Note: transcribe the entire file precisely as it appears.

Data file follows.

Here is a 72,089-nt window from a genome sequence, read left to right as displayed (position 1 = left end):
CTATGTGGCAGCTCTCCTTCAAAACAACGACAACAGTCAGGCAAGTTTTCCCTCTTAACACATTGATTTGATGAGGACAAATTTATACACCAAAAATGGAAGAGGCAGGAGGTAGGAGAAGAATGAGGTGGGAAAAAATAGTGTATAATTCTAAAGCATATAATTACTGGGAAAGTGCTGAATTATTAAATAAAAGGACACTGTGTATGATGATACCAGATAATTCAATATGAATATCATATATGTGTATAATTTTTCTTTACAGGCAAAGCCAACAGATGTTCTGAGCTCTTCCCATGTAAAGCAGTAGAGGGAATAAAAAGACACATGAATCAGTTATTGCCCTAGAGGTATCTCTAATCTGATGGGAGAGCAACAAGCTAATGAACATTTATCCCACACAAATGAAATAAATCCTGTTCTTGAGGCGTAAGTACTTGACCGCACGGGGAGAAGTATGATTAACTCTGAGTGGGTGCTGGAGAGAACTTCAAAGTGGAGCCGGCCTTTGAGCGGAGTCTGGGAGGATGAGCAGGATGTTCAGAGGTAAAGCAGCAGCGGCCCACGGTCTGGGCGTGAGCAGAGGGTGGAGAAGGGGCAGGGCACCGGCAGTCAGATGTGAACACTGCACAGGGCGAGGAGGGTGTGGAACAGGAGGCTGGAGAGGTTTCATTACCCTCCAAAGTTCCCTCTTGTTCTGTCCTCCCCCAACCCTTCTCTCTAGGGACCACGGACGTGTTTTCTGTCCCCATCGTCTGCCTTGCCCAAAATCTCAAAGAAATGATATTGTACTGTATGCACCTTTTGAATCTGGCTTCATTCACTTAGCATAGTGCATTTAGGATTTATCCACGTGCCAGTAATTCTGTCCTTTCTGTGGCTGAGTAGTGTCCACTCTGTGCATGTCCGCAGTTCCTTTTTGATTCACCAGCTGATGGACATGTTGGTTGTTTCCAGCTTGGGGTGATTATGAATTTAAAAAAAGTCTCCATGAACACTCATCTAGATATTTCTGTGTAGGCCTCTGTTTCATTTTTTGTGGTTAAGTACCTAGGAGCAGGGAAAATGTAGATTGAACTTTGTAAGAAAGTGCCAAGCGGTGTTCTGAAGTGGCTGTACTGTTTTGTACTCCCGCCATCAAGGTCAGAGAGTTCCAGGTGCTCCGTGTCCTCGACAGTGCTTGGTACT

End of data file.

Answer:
Here is a 72,089-nt window from a genome sequence, read left to right as displayed (position 1 = left end):
CTATGTGGCAGCTCTCCTTCAAAACAACGACAACAGTCAGGCAAGTTTTCCCTCTTAACACATTGATTTGATGAGGACAAATTTATACACCAAAAATGGAAGAGGCAGGAGGTAGGAGAAGAATGAGGTGGGAAAAAATAGTGTATAATTCTAAAGCATATAATTACTGGGAAAGTGCTGAATTATTAAATAAAAGGACACTGTGTATGATGATACCAGATAATTCAATATGAATATCATATATGTGTATAATTTTTCTTTACAGGCAAAGCCAACAGATGTTCTGAGCTCTTCCCATGTAAAGCAGTAGAGGGAATAAAAAGACACATGAATCAGTTATTGCCCTAGAGGTATCTCTAATCTGATGGGAGAGCAACAAGCTAATGAACATTTATCCCACACAAATGAAATAAATCCTGTTCTTGAGGCGTAAGTACTTGACCGCACGGGGAGAAGTATGATTAACTCTGAGTGGGTGCTGGAGAGAACTTCAAAGTGGAGCCGGCCTTTGAGCGGAGTCTGGGAGGATGAGCAGGATGTTCAGAGGTAAAGCAGCAGCGGCCCACGGTCTGGGCGTGAGCAGAGGGTGGAGAAGGGGCAGGGCACCGGCAGTCAGATGTGAACACTGCACAGGGCGAGGAGGGTGTGGAACAGGAGGCTGGAGAGGTTTCATTACCCTCCAAAGTTCCCTCTTGTTCTGTCCTCCCCCAACCCTTCTCTCTAGGGACCACGGACGTGTTTTCTGTCCCCATCGTCTGCCTTGCCCAAAATCTCAAAGAAATGATATTGTACTGTATGCACCTTTTGAATCTGGCTTCATTCACTTAGCATAGTGCATTTAGGATTTATCCACGTGCCAGTAATTCTGTCCTTTCTGTGGCTGAGTAGTGTCCACTCTGTGCATGTCCGCAGTTCCTTTTTGATTCACCAGCTGATGGACATGTTGGTTGTTTCCAGCTTGGGGTGATTATGAATTTAAAAAAAGTCTCCATGAACACTCATCTAGATATTTCTGTGTAGGCCTCTGTTTCATTTTTTGTGGTTAAGTACCTAGGAGCAGGGAAAATGTAGATTGAACTTTGTAAGAAAGTGCCAAGCGGTGTTCTGAAGTGGCTGTACTGTTTTGTACTCCCGCCATCAAGGTCAGAGAGTTCCAGGTGCTCCGTGTCCTCGACAGTGCTTGGTACT